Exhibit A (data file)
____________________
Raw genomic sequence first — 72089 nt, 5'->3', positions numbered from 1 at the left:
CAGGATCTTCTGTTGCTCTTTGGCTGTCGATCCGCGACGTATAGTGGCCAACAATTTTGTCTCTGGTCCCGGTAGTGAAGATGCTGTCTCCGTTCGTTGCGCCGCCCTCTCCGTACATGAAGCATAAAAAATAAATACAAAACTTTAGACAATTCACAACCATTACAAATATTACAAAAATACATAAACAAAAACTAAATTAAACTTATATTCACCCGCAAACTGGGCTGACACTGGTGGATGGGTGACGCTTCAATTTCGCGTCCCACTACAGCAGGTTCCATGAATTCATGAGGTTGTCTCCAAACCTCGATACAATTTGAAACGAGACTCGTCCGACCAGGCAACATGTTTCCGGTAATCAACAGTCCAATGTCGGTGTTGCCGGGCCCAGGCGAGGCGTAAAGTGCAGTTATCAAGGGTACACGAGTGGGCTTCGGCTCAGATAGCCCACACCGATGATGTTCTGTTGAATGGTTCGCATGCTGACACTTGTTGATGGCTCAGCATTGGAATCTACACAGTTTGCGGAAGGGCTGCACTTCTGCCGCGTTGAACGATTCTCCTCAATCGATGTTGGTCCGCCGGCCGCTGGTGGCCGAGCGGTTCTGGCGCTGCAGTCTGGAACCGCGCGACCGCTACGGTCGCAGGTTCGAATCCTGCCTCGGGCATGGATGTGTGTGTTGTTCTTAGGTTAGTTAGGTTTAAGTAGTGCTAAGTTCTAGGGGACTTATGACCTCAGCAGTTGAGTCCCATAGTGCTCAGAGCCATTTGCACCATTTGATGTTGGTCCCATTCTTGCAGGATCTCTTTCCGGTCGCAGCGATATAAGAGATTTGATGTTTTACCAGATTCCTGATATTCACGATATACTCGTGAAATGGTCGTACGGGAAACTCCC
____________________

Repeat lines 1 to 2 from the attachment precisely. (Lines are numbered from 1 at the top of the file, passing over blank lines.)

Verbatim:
Raw genomic sequence first — 72089 nt, 5'->3', positions numbered from 1 at the left:
CAGGATCTTCTGTTGCTCTTTGGCTGTCGATCCGCGACGTATAGTGGCCAACAATTTTGTCTCTGGTCCCGGTAGTGAAGATGCTGTCTCCGTTCGTTGCGCCGCCCTCTCCGTACATGAAGCATAAAAAATAAATACAAAACTTTAGACAATTCACAACCATTACAAATATTACAAAAATACATAAACAAAAACTAAATTAAACTTATATTCACCCGCAAACTGGGCTGACACTGGTGGATGGGTGACGCTTCAATTTCGCGTCCCACTACAGCAGGTTCCATGAATTCATGAGGTTGTCTCCAAACCTCGATACAATTTGAAACGAGACTCGTCCGACCAGGCAACATGTTTCCGGTAATCAACAGTCCAATGTCGGTGTTGCCGGGCCCAGGCGAGGCGTAAAGTGCAGTTATCAAGGGTACACGAGTGGGCTTCGGCTCAGATAGCCCACACCGATGATGTTCTGTTGAATGGTTCGCATGCTGACACTTGTTGATGGCTCAGCATTGGAATCTACACAGTTTGCGGAAGGGCTGCACTTCTGCCGCGTTGAACGATTCTCCTCAATCGATGTTGGTCCGCCGGCCGCTGGTGGCCGAGCGGTTCTGGCGCTGCAGTCTGGAACCGCGCGACCGCTACGGTCGCAGGTTCGAATCCTGCCTCGGGCATGGATGTGTGTGTTGTTCTTAGGTTAGTTAGGTTTAAGTAGTGCTAAGTTCTAGGGGACTTATGACCTCAGCAGTTGAGTCCCATAGTGCTCAGAGCCATTTGCACCATTTGATGTTGGTCCCATTCTTGCAGGATCTCTTTCCGGTCGCAGCGATATAAGAGATTTGATGTTTTACCAGATTCCTGATATTCACGATATACTCGTGAAATGGTCGTACGGGAAACTCCC